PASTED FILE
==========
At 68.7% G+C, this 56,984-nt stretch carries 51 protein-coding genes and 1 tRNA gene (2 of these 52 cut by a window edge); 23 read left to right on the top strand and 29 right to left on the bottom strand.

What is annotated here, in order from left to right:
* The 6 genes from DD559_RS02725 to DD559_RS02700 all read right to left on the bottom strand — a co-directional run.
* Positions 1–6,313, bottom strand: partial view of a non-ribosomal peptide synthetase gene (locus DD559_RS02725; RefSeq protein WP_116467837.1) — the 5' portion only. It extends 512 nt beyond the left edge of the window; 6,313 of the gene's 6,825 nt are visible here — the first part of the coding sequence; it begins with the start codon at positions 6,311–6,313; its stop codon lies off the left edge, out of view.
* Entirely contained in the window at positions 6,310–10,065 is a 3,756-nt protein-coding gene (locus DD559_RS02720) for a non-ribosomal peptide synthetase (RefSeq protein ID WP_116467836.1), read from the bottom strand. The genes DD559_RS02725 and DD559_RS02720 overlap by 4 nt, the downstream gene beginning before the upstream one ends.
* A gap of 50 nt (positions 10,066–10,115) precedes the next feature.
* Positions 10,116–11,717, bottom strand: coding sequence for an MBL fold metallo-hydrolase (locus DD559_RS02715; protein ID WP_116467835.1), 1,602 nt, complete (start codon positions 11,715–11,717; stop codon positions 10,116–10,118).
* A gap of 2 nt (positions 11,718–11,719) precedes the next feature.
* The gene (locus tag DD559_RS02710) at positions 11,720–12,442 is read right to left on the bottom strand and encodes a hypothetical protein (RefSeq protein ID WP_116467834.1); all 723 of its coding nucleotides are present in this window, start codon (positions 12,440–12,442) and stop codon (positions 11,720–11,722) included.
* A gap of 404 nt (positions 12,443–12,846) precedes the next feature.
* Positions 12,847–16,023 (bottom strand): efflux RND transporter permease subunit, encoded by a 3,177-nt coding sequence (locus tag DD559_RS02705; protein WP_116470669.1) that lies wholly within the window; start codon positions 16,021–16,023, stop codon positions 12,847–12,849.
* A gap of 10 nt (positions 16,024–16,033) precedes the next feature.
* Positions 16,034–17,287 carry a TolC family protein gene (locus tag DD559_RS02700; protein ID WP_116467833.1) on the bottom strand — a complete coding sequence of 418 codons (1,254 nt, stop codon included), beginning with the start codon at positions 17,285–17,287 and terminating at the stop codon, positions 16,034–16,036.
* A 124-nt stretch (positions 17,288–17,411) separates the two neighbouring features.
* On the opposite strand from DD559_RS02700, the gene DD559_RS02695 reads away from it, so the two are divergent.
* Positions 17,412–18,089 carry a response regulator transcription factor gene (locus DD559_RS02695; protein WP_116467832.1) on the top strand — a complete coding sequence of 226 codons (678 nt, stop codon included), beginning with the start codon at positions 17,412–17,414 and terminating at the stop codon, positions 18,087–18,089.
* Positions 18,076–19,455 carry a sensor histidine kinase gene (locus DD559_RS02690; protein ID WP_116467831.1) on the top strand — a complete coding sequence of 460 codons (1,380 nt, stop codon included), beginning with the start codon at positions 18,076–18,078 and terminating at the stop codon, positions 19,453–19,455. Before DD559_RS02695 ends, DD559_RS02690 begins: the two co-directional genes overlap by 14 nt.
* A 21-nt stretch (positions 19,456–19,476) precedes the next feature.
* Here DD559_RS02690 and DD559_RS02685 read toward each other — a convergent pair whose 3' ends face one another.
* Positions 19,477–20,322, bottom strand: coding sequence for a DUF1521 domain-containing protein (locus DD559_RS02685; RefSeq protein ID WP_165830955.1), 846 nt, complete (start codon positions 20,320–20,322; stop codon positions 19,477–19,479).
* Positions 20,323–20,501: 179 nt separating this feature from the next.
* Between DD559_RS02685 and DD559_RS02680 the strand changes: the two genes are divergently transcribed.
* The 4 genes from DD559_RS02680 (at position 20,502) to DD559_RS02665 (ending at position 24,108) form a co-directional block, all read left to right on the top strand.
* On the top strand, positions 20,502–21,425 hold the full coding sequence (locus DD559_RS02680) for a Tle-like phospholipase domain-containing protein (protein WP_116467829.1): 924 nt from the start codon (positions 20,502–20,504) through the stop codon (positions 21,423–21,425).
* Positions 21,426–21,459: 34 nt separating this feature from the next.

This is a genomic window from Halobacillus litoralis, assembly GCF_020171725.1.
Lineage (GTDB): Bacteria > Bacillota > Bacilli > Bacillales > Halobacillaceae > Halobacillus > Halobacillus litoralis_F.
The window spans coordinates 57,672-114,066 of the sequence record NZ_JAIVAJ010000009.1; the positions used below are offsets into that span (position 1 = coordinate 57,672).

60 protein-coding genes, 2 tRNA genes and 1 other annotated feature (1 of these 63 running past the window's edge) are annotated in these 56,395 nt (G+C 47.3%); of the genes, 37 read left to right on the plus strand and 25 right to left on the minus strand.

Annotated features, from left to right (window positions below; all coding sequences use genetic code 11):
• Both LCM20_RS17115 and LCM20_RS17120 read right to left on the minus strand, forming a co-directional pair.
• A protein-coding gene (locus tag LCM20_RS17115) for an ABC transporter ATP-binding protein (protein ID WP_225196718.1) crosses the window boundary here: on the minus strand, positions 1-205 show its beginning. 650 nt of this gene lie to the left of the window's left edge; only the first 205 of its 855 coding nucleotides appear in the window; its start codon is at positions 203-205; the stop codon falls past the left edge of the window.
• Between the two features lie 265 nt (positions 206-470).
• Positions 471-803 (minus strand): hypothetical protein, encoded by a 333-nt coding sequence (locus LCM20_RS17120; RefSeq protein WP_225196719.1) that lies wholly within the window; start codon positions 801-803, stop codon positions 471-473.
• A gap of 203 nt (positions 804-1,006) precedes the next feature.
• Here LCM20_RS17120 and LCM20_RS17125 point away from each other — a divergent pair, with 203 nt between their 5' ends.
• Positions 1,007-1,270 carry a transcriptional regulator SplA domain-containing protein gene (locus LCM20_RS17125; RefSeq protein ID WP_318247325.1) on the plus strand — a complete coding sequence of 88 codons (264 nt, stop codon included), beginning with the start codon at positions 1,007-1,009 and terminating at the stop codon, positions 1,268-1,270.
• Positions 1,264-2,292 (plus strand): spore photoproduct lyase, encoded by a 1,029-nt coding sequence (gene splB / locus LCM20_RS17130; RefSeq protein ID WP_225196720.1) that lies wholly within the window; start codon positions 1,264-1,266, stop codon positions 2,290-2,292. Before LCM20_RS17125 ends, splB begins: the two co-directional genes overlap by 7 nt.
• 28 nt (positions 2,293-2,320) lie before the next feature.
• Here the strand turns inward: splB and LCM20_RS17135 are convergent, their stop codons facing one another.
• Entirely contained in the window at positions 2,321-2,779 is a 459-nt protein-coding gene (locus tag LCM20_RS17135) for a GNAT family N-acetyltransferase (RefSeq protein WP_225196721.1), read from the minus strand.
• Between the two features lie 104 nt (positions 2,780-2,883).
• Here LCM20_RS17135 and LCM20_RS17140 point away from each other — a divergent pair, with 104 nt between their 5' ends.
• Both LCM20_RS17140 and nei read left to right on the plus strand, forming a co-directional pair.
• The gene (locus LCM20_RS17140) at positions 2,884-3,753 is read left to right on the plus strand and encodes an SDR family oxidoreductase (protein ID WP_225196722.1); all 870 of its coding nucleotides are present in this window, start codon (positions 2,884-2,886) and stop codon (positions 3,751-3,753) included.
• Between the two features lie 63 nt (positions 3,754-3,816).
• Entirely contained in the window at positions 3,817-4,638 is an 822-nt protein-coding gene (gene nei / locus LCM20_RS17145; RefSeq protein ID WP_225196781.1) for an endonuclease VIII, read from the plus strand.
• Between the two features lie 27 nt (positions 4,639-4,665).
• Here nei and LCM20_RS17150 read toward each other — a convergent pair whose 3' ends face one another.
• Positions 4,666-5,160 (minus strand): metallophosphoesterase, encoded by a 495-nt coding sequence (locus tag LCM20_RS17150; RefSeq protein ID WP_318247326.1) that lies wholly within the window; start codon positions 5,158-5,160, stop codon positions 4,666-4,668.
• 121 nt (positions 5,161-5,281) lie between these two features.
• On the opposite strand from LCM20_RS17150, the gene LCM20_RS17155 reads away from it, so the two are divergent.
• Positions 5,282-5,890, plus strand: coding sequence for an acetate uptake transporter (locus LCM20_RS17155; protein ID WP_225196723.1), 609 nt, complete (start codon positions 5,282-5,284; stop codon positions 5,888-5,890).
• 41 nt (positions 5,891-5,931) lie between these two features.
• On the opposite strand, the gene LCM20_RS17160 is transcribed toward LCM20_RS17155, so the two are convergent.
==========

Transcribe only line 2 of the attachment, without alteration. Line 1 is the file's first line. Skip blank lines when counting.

What is annotated here, in order from left to right: